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Little Miss Thoroughbred

From Wikipedia, the free encyclopedia

Little Miss Thoroughbred
Directed byJohn Farrow
Screenplay byAlbert DeMond
George Bricker
Produced byBryan Foy
StarringJohn Litel
Frank McHugh
Ann Sheridan
CinematographyL. William O'Connell
Edited byEverett Dodd
Music byHoward Jackson
Distributed byWarner Bros.
Release date
  • June 4, 1938 (1938-06-04)
Running time
65 minutes
CountryUnited States

Little Miss Thoroughbred is a 1938 film directed by John Farrow. Peggy Ann Garner made her debut in the film. It was also known as Little Lady Luck.


Knowing her father's out there somewhere, little Janet runs away from an orphanage. A couple of gamblers, Nails Morgan and Todd Harrington, are running late to get a wager down, but Nails lies to a cop, O'Reilly, pretending the little girl is his daughter; Janet plays along.

Madge Perry is charmed by her sweetheart Nails's new "child." The superstitious Nails wins at a dice game with the little girl nearby, so Madge convinces him that Janet is good luck. Madge picks a sure thing at the racetrack, having gotten a tip, but pretends it was Janet who suggested betting on the horse.

O'Reilly brings his own daughter by for a visit. Discovering what is going on, he says Janet can only stay if Nails and Madge immediately get married. They do, but after Janet's photo runs in the newspaper, the orphanage feels being around gamblers is bad for the child and asks to regain custody. Nails wins in court, but only by vowing to find a proper job.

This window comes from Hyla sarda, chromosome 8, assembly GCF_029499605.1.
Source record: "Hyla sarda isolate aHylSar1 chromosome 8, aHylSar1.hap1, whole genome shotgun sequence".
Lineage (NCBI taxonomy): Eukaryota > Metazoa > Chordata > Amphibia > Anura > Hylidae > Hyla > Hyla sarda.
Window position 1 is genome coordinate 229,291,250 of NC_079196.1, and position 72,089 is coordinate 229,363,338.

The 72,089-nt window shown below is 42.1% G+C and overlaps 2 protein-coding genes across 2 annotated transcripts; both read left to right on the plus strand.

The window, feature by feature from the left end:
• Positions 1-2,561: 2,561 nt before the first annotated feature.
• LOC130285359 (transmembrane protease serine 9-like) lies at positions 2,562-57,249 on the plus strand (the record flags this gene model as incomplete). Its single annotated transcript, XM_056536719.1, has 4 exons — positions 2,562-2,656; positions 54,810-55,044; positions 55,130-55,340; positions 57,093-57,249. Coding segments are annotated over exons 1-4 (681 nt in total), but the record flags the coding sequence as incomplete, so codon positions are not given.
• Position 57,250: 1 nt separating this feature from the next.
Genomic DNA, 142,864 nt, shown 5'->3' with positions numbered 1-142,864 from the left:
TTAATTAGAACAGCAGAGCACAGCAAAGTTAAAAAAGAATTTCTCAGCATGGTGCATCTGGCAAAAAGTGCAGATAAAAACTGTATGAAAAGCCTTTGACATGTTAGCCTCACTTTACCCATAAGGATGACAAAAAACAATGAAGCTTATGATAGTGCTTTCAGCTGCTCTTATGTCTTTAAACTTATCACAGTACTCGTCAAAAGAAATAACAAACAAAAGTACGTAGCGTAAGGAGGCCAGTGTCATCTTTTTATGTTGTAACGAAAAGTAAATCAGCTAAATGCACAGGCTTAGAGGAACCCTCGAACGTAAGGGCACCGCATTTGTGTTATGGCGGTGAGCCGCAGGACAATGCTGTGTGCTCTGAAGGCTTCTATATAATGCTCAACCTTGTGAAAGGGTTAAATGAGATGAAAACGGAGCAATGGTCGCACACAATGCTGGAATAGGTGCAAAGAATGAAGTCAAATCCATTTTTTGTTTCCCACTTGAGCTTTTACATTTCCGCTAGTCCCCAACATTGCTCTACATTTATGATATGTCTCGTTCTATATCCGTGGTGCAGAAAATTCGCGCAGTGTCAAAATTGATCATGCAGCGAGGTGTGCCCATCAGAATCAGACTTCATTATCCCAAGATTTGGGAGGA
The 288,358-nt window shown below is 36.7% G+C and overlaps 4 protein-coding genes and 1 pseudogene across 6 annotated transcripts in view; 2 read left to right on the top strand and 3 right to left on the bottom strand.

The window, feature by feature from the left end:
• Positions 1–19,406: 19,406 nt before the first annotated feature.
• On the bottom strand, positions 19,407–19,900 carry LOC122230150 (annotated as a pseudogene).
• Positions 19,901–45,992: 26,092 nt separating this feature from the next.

The film was announced in January 1938 as Little Lady Luck. It was inspired by the success of Little Miss Marker (1934). George Bricker and Albert Demond worked on the story and John Farrow was announced as director. Warners said instead of using established child actors they look for talent from orphanages.[1] Lead roles were given to Ann Sheridan and John Litel.

Four year old Janet Chapman was cast in the lead. Peggy Moran was signed. Filming began late January 1938.[2] Chapman was signed to a seven-year contract.[3] In March the title was changed to Little Miss Thoroughbred.[4]

The film marked the debut of Peggy Ann Garner.[5]


  1. ^ "MAXIMILIAN STORY IS IN LINE FOR MUNI". New York Times. Jan 18, 1938 – via ProQuest.
  2. ^ "NEWS OF THE SCREEN". New York Times. Jan 25, 1938 – via ProQuest.
  3. ^ Schallert, E. (Jan 29, 1938). "GOLDWYN RE-PACTS PHIL BAKER AS REWARD OF "FOLLIES" WORK". Los Angeles Times. ProQuest 164788761.
  4. ^ "NEWS OF THE SCREEN". New York Times. Mar 12, 1938 – via ProQuest.
  5. ^ Schallert, E. (Sep 4, 1955). "Peggy Garner to play 'bus stop' in hollywood". Los Angeles Times. ProQuest 166849306.

External links

This page was last edited on 4 October 2021, at 01:05
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